It's 5 o'clock*, and the door of the bath house slams behind Fynn as he emerges with wet hair and a towel slung over his shoulder. He was out working on his treehouse all afternoon, and had sap and dirt and sawdust in his hair to contend with. It's nearly time for dinner, and there are still chores to do. Eggs to gather, salad fixings to pick, and a bit of cello harmony to work out if he has a few minutes left before dinner is called.
It's the last Friday of the month, which means we're expecting a bigger crowd than usual. It's music night, and we never know how many locals will show up on foot or by car, or who will hike up the lane from the trail when they hear some picking and plucking and singing starting to waft over the mountain. I'm in the outdoor kitchen with Martha, Cedar, and a couple other folks (including a few mostly-willing teens), chopping veggies, making dressing, hard-boiling eggs, and frying up the leftover ham from yesterday. It's a salad-bar tonight, and I can pretty much count on a few regulars bringing some fresh herbs, homemade cheese, a can of beans, leftover chicken, or anything else they like to dump on a bed of greens. I'm craving lemons for my salad, but haven't had time to drive into town to get them, so it's bottled lemon juice tonight.
We've had a decent crowd this week, but it's still been quiet. Maggie's here for the week, with her young daughter, and they're staying up in the original cob cabin with Jane, who's been here since her husband died 6 months ago. She's been feeling ready to socialize again lately, and is happy to share the space now. It's only two rooms with a wee porch, but not far from the bath house and outdoor kitchen. It was our first cob structure, and has a few cracks around the window and some shrinkage along the eaves, but it's still cozy and cool in the summer.
It's June, and we're well into our latest building project, Michael's studio. He's been working out of the old barn for the last three years … when he has moment to paint or carve something other than a building detail … but we've finally knocked out the bath house/kitchen combo, the main part of our own stone/cob home (we moved out of the trailer last summer!), and three basically habitable treehouses. There are several more in various stages of construction, but the main push this summer is the studio.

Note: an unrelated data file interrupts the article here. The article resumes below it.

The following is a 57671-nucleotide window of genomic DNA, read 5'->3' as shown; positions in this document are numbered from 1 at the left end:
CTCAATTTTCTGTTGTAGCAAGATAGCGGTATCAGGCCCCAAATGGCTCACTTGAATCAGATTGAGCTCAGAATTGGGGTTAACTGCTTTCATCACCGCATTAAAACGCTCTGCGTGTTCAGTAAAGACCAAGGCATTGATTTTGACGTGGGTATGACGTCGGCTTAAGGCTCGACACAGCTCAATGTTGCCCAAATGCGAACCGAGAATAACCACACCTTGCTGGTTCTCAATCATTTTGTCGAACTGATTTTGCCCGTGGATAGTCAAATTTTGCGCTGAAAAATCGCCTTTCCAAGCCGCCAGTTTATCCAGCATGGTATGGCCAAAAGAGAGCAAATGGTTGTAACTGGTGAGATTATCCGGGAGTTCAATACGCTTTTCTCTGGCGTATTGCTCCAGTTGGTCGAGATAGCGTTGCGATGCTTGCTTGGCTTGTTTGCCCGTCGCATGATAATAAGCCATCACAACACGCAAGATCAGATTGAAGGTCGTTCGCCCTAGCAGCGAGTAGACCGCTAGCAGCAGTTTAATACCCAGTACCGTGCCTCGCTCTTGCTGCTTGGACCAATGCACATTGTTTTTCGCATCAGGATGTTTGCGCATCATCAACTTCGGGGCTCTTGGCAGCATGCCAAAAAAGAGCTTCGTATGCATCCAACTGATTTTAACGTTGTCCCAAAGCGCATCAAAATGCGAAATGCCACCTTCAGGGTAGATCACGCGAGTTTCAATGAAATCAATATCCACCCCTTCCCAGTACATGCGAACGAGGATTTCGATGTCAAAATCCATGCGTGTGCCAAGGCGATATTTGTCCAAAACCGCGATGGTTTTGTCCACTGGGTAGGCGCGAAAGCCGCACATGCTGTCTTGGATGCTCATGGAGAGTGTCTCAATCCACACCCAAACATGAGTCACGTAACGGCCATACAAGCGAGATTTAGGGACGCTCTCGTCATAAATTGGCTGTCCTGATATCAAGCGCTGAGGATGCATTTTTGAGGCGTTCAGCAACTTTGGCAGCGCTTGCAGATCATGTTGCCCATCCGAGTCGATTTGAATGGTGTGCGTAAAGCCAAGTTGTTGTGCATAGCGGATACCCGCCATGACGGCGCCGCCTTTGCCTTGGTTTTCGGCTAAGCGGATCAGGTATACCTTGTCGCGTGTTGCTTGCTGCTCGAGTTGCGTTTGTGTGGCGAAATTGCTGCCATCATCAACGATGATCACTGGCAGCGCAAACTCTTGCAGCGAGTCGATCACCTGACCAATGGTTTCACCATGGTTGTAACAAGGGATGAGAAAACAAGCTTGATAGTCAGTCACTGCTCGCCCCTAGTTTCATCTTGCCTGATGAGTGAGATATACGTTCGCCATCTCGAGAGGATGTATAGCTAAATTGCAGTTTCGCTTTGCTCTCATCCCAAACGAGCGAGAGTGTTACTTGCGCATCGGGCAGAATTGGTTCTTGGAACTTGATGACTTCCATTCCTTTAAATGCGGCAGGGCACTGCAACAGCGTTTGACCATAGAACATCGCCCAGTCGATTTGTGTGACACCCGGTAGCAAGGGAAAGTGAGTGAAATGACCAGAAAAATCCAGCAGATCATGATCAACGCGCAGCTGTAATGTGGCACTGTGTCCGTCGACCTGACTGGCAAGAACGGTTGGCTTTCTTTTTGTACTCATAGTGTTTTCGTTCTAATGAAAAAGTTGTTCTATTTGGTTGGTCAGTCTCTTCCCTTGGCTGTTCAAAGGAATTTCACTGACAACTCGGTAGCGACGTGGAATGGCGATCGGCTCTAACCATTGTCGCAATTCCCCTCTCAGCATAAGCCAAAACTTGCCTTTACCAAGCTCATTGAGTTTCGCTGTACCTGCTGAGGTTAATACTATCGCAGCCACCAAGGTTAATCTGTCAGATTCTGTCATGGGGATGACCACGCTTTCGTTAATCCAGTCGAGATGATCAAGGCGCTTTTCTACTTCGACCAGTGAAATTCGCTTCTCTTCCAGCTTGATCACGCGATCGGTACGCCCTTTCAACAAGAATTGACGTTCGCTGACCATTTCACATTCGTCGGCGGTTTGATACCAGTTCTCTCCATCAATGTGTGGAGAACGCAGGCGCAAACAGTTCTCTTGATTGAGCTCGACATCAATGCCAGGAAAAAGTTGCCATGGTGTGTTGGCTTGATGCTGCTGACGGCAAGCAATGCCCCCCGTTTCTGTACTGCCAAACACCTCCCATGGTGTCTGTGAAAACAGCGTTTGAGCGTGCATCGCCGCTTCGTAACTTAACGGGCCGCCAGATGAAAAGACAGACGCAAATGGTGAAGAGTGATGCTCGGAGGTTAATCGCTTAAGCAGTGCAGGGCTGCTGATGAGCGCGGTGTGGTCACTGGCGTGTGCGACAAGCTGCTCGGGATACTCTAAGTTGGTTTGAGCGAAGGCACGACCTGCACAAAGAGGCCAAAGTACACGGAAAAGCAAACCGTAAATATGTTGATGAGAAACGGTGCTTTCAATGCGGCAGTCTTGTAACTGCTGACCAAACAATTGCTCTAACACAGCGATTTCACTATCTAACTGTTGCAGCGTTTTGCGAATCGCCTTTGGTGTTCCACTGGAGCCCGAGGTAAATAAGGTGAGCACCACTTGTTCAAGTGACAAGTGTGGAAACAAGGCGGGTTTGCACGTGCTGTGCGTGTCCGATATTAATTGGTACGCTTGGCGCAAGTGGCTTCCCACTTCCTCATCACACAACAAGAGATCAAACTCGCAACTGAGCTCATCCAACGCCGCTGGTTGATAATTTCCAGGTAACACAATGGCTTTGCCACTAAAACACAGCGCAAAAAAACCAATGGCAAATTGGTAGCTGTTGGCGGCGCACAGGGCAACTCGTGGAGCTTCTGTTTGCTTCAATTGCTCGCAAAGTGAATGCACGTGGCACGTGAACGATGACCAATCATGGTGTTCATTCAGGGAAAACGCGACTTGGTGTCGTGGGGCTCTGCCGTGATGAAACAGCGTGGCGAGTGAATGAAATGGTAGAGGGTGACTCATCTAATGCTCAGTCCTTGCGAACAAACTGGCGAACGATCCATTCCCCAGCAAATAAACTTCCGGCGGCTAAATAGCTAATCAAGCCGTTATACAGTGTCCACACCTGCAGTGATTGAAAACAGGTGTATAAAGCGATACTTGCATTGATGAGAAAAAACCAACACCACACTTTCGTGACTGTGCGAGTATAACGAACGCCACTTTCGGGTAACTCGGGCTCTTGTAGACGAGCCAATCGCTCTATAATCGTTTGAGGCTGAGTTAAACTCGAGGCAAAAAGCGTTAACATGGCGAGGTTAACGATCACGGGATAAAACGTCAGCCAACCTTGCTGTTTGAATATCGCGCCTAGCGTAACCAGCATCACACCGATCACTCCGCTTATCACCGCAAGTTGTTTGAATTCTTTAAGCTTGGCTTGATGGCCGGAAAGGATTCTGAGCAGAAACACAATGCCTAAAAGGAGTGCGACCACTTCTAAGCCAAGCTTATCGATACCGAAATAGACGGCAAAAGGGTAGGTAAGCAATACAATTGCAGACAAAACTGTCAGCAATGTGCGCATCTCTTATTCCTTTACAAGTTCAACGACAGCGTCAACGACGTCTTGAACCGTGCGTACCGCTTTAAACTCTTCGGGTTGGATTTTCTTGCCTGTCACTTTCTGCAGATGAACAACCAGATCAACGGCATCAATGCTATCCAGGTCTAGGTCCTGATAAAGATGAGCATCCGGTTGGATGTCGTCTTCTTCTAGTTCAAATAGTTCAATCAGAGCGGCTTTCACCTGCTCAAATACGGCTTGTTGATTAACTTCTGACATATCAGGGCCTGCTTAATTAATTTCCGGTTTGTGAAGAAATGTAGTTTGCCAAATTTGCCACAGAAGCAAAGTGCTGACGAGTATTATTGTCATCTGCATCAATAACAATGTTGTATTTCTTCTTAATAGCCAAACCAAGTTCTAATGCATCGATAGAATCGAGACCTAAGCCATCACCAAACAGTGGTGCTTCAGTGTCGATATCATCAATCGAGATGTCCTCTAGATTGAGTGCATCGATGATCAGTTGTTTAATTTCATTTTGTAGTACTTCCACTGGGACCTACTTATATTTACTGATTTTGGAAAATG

There have been drawings scattered on shelves and tables and napkins for over a year now, and the pile of field stones got big enough to start laying the studio's foundation last month. The pile is large enough mostly because John stopped by on his Kubota It! tour of the U.S. a few weeks ago, and moved a bunch of the larger ones down the hill for us. It's to be a combo of stone, wood, and cob, and is set back a ways back from the main house, about a half mile up into the woods. We hope to get electric run up there soon, and plan to get a pump going from the stream to a slop sink as soon as that happens.
It's really more of a getaway than a full studio, but it will be a place to paint, sing at the top of his lungs, and do the alone-in-the-woods thing. The wood shop and slowly-evolving metal shop are going to stay in the barn. Todd introduced us to a lot of metal working tools when they came for a month last summer to check things out, and Bobby scavenged quite a bit of stuff from estate sales when he was still living in Knoxville, so the place is reasonably functional by now. We lost a fair number of tools in the first couple of years thanks to rust and forgetfulness and the occasional over-eager neophyte skil-saw user, but have slowly gotten them organized, and now that Nathan sleeps in the barn-loft and keeps track of things at days end, they're kept oiled and sharp and tuned up.